Staying healthy whilst travelling: don't forget the basics!

by Mark Snelling
Posted on 1st June 2013

Most experienced travellers will understand how important it is to get all the right jabs before departure. Most of us will also make sure we pack the appropriate clothing for the climate we're heading into. And not too many people (we hope) will forget to bring their passport and travel documents with them to the airport.

But once we're up and away, it becomes much, much easier to forget some of the more basic rules of travel health. We'll probably hear someone at some point tell us to eat safely, drink safely and wash our hands, but do we pay attention?

We're keen to get on with our exciting new adventure, and besides, we like to think we're tough and resilient, we've packed the Imodium just in case, so what's the worst that can happen?

The worst - it turns out -- can be pretty bad. A bit of a funny tummy could be just the beginning. Poor hand hygiene and risky eating and drinking can lead to a whole host of illnesses, including typhoid, dysentery, cholera, gardia, amoebas, gastroenteritis and hepatitis E. If you're on a short-term deployment, it could mean you just don't get the job done. On longer assignments, it can mean chronic illness, low-productivity and high levels of stress.

proper motivation can be more than enough to offset a lack of formal training

So let's do a bit of quick revision!

Wash your hands!

Research carried out in 2011 by Queen Mary, University of London and the London School of Hygiene & Tropical Medicine revealed that almost 30 percent of people in the UK had faecal bacteria on their hands. As the BBC website rather bluntly put it: "Poo, it's getting everywhere".

One of the most shocking findings in the study was that 11 percent of hands in the country were so "grossly contaminated", they were carrying as many germs as a dirty toilet bowl. Interestingly, the research also seemed to indicate that we tell ourselves that we wash our hands a lot, when we really don't.

Getting into the habit of good hand hygiene could spare you a whole world of trouble, so remember always to wash your hands after you've been to the bathroom, after you've touched babies or animals or have been shaking hands with a lot of people, and always before you prepare any food. (Make sure your fingernails are trimmed short and you carry some antibacterial gel for when there's no water around.)

When you do wash your hands, sing "Happy Birthday" slowly to yourself. That will ensure you take at least 30 seconds over it. And make sure you do the following:

  1. Wet hands first and apply soap
  2. Rub your hands palm to palm
  3. Rub your hands together palm to the back of the hand
  4. Interlock your fingers and rub hands together
  5. Clasp each thumb with the opposite hand and rotate.

And when you've finished, make sure you dry your hands thoroughly, on a paper towel if possible.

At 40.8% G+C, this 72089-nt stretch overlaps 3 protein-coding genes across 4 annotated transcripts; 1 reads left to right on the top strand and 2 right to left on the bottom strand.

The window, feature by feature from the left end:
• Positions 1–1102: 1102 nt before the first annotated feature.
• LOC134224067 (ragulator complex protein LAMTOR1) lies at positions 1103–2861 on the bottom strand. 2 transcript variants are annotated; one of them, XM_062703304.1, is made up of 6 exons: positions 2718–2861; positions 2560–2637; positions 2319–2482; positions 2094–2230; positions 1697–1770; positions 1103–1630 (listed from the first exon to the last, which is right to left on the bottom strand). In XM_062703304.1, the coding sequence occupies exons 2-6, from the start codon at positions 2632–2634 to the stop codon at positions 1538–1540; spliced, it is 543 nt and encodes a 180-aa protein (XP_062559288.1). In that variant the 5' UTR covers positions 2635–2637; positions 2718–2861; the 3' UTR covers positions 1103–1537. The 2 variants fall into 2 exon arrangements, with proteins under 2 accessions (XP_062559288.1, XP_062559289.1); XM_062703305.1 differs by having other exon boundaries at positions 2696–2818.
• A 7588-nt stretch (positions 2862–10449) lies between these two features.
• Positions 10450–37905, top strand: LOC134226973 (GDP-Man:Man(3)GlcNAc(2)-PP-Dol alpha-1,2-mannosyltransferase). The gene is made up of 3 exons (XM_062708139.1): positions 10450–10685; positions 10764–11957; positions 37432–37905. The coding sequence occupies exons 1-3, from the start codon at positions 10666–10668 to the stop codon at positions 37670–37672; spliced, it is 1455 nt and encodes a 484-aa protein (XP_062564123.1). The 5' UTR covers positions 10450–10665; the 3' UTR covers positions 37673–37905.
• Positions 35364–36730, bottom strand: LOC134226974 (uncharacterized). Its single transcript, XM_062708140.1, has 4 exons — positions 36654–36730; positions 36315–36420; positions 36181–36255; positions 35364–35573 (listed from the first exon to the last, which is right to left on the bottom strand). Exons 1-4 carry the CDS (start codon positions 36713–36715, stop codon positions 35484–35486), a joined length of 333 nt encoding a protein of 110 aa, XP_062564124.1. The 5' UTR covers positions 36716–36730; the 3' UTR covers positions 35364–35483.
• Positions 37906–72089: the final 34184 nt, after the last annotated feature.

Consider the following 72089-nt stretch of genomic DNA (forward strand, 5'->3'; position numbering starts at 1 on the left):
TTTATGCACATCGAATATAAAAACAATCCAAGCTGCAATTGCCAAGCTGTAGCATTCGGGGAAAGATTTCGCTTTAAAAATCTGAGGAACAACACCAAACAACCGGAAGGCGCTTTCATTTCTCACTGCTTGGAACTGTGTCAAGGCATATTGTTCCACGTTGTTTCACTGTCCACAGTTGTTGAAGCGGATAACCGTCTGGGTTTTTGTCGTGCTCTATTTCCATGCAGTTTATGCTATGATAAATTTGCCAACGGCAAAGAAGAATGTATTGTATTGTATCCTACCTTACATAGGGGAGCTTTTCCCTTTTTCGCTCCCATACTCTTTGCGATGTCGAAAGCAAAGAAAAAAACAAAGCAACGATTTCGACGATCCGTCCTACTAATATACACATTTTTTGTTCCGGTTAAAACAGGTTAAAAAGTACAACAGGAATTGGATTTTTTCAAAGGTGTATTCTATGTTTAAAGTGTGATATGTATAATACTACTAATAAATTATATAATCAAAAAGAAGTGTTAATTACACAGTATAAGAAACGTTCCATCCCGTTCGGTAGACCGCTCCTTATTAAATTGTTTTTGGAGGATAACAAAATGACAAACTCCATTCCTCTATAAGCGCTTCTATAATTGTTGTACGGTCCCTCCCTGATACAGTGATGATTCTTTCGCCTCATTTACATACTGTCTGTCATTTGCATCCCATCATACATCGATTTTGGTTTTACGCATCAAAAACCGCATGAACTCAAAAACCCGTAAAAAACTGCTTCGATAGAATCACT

Eat safely!

The simplest rule for eating whilst travelling is "boil it, cook it, peel it, or forget it". The food you buy might look tasty, but it might very well be also serving up a veritable smorgasbord of bacteria. In some parts of the world, fruit and vegetables on a market stall might have been "cleaned" with water from an open sewer. In others, human excrement will have been used as fertiliser.

Cooked food that has been held at room temperature for several hours and served without being reheated can also be a recipe for disaster.

Travelling with your own little stock of healthy snacks could save you if you're feeling hungry and tempted to tuck into that glistening bunch of grapes on the buffet table. It can be awkward if someone is offering you hospitality. If the worse comes to the worst, you might tell your host that you have a weak stomach or have started a fast.

Drink safely!

A common misconception is that contaminated water looks brown or murky. Not true. The dangerous microorganisms that lurk in dirty water are not visible to the human eye and can do you a lot of harm.

If you're in a big city, safe bottled water is usually available, but this may not be the case if you are staying in rural areas or travelling. Avoid fruit juices, which may be diluted with dirty water and stay clear of ice cubes in drinks. Boiling water for at least one whole minute is the most effective method of water purification. You can fill a clean bottle with boiled water and leave to cool for a safe source of water on the move.

This may all be advice that you've heard many times before. Just remember that taking a few small precautions can make the difference between an inspiring, challenging and rewarding time overseas and a protracted period of misery.

Mark Snelling was a counsellor and lead trainer with InterHealth. He has extensive international experience of working with aid workers, missionaries, journalists, police and military personnel. Prior to training as a therapist, Mark worked as an international delegate with the British Red Cross Society, completing a number of short and long-term missions in Africa, Asia-Pacific and the Middle East.